College Academic Misconduct Defense for St. John’s University

St. John's University, located in New York City, was founded in 1870 by the Vincentians (a Catholic order of priests), with its main campus in Brooklyn. Today, however, the school resides in Queens, where it moved its main campus in the 1950s. Its rootedness in Vincentian ideals gives the school its focus on being “confident, goal-driven, and ethical.” One of the main ways that this dedication to an ethical life shows up is in the school's commitment to social justice, echoing St. Vincent de Paul, who founded the Vincentians. Another significant way, however, is in the school's academic honor pledge, which was adopted in 2003 by the school.

The pledge states: “I will not tolerate or participate in any form of academic fraud by cheating, lying or stealing, nor will I accept the actions of those who choose to violate this code. I will conduct myself both honorably and responsibly in all my activities as a St. John's University student, both academically and non-academically.”

As you can see, the university takes academic integrity very seriously. If you or a loved one is facing allegations of academic fraud, it's important that you take action quickly, rather than waiting until you reach the point where you need to make an appeal. In this article, we'll offer an overview of some of the procedures at St. John's. By the end, you should have a sense of what next steps you might take.

What Is the Judicial Process at St. John's University for Academic Misconduct?

The disciplinary process at St. John's can be found on the school’s site. It's important to note, however, that what the site covers is fairly broad and not very specific. The school defines academic dishonesty as anything that includes (but isn't limited to) cheating or plagiarism and any “obstruction or disruption of teaching, research or other University-sponsored activities of an academic nature.”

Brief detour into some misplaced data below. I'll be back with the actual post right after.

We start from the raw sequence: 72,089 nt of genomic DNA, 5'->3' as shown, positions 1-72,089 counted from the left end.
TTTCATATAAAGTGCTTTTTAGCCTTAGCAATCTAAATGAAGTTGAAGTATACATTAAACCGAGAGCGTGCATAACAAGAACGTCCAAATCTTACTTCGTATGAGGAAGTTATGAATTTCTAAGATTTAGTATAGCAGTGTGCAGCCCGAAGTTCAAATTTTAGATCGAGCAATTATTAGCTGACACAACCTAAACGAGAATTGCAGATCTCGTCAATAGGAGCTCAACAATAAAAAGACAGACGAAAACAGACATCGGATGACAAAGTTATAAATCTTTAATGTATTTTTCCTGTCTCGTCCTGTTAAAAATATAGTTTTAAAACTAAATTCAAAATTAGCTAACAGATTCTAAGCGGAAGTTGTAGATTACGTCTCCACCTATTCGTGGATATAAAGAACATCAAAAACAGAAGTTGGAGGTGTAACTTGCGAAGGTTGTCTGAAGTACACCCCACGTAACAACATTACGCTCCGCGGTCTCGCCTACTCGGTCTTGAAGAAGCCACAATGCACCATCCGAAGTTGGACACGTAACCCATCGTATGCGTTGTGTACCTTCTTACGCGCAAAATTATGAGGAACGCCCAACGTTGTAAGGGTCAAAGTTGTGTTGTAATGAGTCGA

Anyone at the school may make a report alleging academic misconduct. The individual decides whether to report the information to the Dean of the (accused) student's school or to the Office of Judicial Affairs. If OJA is approached first, they will notify the Dean, who will, in turn, inform the student of a hearing either with the Dean or with a committee.

This committee will consist of two faculty members, two graduate or undergraduate students (dependent on the accused's status), and the Dean of the school where the student is enrolled. If someone on the committee needs to be replaced for any reason, the Dean is responsible for choosing an alternate.

How will you learn of your charges?

If you've been accused of academic dishonesty, the Dean will notify you in writing along with a copy of the relevant procedures. You'll receive this within 15 days of the charges being made, and this letter will be hand-delivered or sent by registered mail with return receipt requested. If you do not respond within ten calendar days to the Dean, they will render a decision.

As a student, you have a choice as to whether the Dean conducts your initial hearing or the committee does. If they confirm the allegations, you can then appeal (in writing) the decision.

What Are Possible Sanctions That St. John's Might Administer?